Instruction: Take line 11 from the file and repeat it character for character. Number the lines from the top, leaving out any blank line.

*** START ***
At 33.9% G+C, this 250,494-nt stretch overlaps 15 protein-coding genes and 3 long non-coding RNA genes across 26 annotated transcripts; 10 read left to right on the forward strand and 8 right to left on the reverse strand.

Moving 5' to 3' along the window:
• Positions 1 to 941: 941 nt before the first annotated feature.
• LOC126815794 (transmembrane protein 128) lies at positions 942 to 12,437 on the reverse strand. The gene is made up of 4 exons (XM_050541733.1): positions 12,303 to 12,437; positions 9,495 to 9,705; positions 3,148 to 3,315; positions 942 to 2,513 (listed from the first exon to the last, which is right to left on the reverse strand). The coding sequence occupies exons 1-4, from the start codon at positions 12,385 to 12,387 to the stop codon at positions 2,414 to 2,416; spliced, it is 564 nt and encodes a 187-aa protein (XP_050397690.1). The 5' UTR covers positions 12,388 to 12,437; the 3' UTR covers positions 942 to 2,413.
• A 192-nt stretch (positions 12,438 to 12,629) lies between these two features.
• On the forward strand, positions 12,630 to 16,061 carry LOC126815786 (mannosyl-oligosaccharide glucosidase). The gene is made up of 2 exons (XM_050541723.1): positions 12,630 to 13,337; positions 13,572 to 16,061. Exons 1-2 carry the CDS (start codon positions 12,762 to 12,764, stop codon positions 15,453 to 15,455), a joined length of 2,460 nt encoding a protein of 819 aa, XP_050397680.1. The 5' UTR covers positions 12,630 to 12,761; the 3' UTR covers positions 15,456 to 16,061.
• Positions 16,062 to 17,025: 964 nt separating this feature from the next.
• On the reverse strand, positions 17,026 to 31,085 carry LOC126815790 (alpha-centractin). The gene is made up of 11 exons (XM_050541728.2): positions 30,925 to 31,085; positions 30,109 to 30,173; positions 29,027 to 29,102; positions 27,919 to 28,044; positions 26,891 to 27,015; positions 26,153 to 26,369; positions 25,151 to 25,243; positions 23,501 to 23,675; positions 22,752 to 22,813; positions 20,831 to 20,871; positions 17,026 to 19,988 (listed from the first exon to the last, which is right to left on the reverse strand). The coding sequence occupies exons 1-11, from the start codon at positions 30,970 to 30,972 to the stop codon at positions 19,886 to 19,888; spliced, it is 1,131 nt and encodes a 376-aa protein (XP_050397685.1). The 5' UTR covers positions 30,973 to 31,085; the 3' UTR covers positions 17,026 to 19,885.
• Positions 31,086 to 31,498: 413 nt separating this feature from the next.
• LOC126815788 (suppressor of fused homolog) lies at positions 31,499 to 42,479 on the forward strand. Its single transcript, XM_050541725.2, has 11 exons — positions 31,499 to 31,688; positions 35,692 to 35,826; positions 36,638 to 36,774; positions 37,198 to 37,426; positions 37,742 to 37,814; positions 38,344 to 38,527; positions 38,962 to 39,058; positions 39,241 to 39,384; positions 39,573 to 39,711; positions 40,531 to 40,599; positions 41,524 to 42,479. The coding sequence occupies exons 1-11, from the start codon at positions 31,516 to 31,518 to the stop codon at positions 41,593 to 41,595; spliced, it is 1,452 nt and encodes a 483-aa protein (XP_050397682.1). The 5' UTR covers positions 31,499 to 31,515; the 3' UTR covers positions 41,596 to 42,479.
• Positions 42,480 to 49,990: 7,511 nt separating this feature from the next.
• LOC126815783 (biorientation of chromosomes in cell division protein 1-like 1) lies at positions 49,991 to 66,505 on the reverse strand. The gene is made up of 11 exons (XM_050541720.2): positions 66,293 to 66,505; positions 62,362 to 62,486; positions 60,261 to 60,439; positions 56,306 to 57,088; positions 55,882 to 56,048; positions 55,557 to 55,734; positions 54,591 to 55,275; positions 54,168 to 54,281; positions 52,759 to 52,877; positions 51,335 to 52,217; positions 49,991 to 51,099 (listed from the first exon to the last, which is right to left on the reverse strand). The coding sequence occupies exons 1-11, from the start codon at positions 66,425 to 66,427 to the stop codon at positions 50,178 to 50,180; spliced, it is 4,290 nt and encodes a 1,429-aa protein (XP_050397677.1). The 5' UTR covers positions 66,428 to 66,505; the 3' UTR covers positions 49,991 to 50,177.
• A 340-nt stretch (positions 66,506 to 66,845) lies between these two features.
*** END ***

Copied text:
• Positions 42,480 to 49,990: 7,511 nt separating this feature from the next.